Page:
Gollum, one of the stars of movie director Peter Jackson’s epic Lord of the Rings trilogy, has been dramatically sacked from the cast of The Hobbit. With filming due to begin next month in New Zealand on the eagerly-awaited prequel, which centres on the adventures of hairy-footed hobbit Bilbo Baggins, cast and crew have been stunned by the dismissal xvideos which has also caused a massive rift in the Smeagol family.
Sources close to Jackson say Gollum has become untrustworthy and has made excessive contractual demands – and these have priced him out of a job. And in it what has rubbed even more salt into Smeagol’s wounds, his part is to be taken by an unemployed Scottish cousin, Gallus McSmeagol, who bears an uncanny resemblance to the star.
But that decision youporn has infuriated Gollum who has now cut off all ties with his relatives in Scotland and launched legal action to protect his ‘intellectual copyright’ on the JRR Tolkien character. Voice coach Sefton Delmer is already working with McSmeagol in a bid to iron out the gutteral nasal twang of the Scot while an intense effort is being made to ensure the stand-in’s mannerisms and movements are as close as possible to the audience’s expectations from the first porno three blockbusters.
“Gallus is working hard and is determined to succeed,” said Delmer. “Computer technology will ensure the character will remain familiar to his character’s fans but, obviously, his personality is different and that will shine through. “We don’t see that redtube being a major problem though as The Hobbit is set many years before the time of The Fellowship of the Ring when Gollum was much younger. Just as Bilbo will need to have different characteristics, then so will Smeagol, We are confident the audience will understand that.”
McSmeagol was reluctant to comment on the family feud which has resulted from his taking over the part but did say: “This is Gallus’ part, Gallus likes this part, Gollum took away Gallus’ part but now it is mine.” Gollum was unavailable at his Los Angeles home of porno mexicano yesterday but his agent, Thomas Covenant, confirmed that a civil action was being raised against Jackson and legal advice being taken on McSmeagol’s intention to ‘mimic’ his cousin’s style.
“This is an unfortunate incident which has divided a very close family,” he added. “Gollum will be taking every measure he can to ensure this reaches a satisfactory conclusion for all concerned – himself, the cast, the crew, the legacy of Tolkien and his cousin.”
Citiraya officially opens CRT recycling centre (21.01.05)
Electrical waste recycler Citiraya Recycling Technology Ltd opened a new Cathode Ray Tube (CRT) recycling plant yesterday which will use the latest laser technology.
The plant, in Hirwaun, Wales was opened by Alby Davies, mayor of Rhondda Cynon Taff county borough council, Ray Chaney, European Vice President for Citiraya and Tom Meney, the company’s vice president for marketing. Citiraya’s plant will be using laser technology from technology producer Proventia. The Finnish company have only supplied this equipment to three sites world wide, one in Germany and a second UK site based in Perth, Scotland.
Over 50% of the CRT is made up of glass so Citiraya wanted to ensure that it retrieved as much of the glass as possible. According to Citiraya project manager Jim McDowall the technology allows Citiraya to recover almost all of the glass from a CRT. The glass is sent to recyclers in the UK and Europe from the Czech Republic, Lithuania, Germany and a local company in Cardiff. He said: “Obviously there will be small fragments that will be lost during the cleaning process but this is a very small percentage of the glass included, the rest is recycled.”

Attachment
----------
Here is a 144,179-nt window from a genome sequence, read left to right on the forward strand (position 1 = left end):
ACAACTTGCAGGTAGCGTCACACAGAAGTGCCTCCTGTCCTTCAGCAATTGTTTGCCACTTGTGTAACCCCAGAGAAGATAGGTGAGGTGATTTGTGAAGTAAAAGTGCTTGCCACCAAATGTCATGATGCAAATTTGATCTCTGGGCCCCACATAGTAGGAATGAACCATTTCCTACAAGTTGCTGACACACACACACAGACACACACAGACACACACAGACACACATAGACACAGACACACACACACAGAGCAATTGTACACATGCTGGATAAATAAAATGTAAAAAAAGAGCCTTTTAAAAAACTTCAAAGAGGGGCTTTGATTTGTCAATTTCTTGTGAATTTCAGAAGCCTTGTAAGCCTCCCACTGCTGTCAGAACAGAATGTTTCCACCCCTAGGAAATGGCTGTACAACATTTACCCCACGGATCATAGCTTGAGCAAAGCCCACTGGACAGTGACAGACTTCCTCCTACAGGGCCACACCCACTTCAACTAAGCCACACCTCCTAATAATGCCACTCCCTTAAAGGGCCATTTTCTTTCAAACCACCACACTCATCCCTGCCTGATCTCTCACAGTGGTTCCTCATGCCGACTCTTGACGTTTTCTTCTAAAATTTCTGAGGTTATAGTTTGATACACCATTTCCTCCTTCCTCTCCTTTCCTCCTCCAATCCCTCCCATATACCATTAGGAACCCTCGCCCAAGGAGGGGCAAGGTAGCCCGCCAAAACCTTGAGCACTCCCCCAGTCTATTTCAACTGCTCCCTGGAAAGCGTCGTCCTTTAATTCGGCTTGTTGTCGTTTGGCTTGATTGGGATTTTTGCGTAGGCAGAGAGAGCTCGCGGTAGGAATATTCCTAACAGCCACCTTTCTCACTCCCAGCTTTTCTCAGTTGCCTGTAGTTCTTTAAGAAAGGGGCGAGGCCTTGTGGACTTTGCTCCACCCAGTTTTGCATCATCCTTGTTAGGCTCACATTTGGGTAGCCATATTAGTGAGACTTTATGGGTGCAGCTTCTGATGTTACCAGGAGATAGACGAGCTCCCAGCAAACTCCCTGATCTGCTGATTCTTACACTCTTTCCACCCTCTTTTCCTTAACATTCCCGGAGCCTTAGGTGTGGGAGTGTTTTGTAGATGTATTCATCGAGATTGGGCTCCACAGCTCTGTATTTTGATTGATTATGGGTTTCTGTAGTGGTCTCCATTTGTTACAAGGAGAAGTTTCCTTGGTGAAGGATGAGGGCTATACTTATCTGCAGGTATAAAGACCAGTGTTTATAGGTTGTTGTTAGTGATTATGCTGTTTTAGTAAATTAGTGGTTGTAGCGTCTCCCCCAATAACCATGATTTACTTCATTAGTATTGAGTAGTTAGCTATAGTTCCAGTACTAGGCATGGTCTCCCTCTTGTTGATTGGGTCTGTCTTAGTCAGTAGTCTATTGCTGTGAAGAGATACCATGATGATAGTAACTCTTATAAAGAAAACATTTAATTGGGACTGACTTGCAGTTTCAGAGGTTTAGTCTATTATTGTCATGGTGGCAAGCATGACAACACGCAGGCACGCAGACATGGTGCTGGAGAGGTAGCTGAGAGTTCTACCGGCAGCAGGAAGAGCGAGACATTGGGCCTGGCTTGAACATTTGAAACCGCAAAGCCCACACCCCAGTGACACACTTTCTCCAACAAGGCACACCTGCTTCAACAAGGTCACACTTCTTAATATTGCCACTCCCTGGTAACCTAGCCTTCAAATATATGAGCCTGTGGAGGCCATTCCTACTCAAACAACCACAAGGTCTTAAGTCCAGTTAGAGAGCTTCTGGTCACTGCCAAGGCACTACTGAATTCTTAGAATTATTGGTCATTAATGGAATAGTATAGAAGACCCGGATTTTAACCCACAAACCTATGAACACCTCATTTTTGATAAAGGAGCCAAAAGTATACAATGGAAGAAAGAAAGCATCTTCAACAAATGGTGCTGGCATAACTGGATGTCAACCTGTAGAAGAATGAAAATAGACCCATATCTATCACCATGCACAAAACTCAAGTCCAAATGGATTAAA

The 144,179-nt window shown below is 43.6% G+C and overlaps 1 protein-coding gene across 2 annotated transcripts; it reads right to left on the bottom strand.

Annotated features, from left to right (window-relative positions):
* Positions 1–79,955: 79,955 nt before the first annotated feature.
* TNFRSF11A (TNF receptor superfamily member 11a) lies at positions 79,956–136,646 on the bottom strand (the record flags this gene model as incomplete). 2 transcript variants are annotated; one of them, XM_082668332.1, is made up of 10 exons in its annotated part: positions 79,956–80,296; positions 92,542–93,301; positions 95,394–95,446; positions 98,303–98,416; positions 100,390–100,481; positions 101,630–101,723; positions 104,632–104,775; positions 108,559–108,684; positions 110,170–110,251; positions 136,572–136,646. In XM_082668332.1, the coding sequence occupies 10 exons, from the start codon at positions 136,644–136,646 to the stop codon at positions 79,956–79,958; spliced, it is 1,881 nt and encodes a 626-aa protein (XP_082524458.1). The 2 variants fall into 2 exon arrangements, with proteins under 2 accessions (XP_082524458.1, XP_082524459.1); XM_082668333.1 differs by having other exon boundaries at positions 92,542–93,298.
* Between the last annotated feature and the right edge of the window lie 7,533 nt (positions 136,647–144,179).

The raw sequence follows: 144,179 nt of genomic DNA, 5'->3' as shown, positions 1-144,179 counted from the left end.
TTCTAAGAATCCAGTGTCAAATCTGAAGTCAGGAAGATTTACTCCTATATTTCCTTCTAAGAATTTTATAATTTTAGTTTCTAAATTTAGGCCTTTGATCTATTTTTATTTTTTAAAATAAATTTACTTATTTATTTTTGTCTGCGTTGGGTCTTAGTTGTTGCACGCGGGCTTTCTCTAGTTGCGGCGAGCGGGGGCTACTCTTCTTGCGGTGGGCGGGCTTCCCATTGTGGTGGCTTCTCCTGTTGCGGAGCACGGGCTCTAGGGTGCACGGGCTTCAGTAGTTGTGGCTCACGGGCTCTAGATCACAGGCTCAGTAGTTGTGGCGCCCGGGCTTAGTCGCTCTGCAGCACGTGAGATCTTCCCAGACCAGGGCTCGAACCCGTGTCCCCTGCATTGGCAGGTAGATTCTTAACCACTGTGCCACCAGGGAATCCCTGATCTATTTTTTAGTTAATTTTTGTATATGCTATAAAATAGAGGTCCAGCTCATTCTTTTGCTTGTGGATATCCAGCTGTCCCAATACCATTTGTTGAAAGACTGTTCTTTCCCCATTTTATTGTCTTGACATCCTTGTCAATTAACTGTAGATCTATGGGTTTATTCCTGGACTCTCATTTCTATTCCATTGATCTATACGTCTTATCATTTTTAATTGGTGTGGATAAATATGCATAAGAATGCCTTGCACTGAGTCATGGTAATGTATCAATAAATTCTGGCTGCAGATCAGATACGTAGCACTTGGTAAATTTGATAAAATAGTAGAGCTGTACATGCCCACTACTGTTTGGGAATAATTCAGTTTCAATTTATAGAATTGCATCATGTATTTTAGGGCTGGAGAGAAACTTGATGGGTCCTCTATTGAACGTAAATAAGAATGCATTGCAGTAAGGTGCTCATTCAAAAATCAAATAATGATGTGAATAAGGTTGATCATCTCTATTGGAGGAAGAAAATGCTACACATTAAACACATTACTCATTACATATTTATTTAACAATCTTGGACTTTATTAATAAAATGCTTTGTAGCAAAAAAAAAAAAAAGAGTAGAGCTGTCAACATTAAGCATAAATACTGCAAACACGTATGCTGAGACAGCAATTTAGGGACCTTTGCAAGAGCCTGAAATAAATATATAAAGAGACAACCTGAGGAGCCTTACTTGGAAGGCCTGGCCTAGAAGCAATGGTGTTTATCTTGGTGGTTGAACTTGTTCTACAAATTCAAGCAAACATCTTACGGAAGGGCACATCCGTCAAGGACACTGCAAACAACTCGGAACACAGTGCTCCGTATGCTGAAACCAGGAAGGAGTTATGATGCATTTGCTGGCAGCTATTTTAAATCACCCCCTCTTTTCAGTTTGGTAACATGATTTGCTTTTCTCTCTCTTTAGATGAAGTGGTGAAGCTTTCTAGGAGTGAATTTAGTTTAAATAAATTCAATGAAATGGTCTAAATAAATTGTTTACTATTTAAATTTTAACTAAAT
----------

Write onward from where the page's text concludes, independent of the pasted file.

There is the potential for this final percentage of glass to be recycled. The company collects the dust fragments during the process. These can be sorted and the glass fragments removed and collected with the rest of the glass. Mr Meney said: “Once this site is completely up and running we will be looking to make small improvements where needed. One of those changes will be looking into the sorting of the dust fragments.”
Currently the plant has one CRT recycling line but a second is set to be installed in mid 2005. This will bring the sites capacity up to 500,000 CRTs per annum. Citiraya uses a computer controlled system to ensure that when a delivery is made they can account for the entire batch. The system logs the weight of the delivery when it comes in and the recycled material is weighed at each stage of the process to ensure that what came in goes out again, this includes the pallet.
The company has had a presence in the UK for four years with its site in Irvine, Scotland. The investment in Wales has been backed by the Welsh Assembly Government and the Welsh Development Agency. CRT market
There have been concerns raised by some in the industry that CRT recyclers may have set up too early with companies and local authorities not yet obligated to recycle their Waste Electrical and Electronic Equipment. But Citiraya has said that it believes now is the perfect time to open its site.
Mr McDowall said: “A lot of companies know what is going to happen when the WEEE Directive comes in and they are looking for partnerships now. These companies are very pro active and they don’t want to wait until the Directive comes in before setting arranging for their waste to be recycled, that is why we decided to open the plant now rather than wait six months to a year. “According to an ICER report there are 10 million CRTs around in 2005 and plenty of these will be going for recycling. With the WEEE Directive and less space available in hazardous waste sites we believe there will be a huge amount of CRTs that will need to be recycled,” he added.